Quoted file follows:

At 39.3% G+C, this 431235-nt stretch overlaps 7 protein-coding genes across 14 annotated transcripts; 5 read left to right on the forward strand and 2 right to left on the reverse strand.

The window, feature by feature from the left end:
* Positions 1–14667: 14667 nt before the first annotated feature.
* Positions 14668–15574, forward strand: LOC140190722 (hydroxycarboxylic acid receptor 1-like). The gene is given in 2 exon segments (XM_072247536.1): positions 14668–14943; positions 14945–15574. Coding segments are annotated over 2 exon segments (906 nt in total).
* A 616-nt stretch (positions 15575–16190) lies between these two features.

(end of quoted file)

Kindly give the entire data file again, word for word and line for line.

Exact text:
At 39.3% G+C, this 431235-nt stretch overlaps 7 protein-coding genes across 14 annotated transcripts; 5 read left to right on the forward strand and 2 right to left on the reverse strand.

The window, feature by feature from the left end:
* Positions 1–14667: 14667 nt before the first annotated feature.
* Positions 14668–15574, forward strand: LOC140190722 (hydroxycarboxylic acid receptor 1-like). The gene is given in 2 exon segments (XM_072247536.1): positions 14668–14943; positions 14945–15574. Coding segments are annotated over 2 exon segments (906 nt in total).
* A 616-nt stretch (positions 15575–16190) lies between these two features.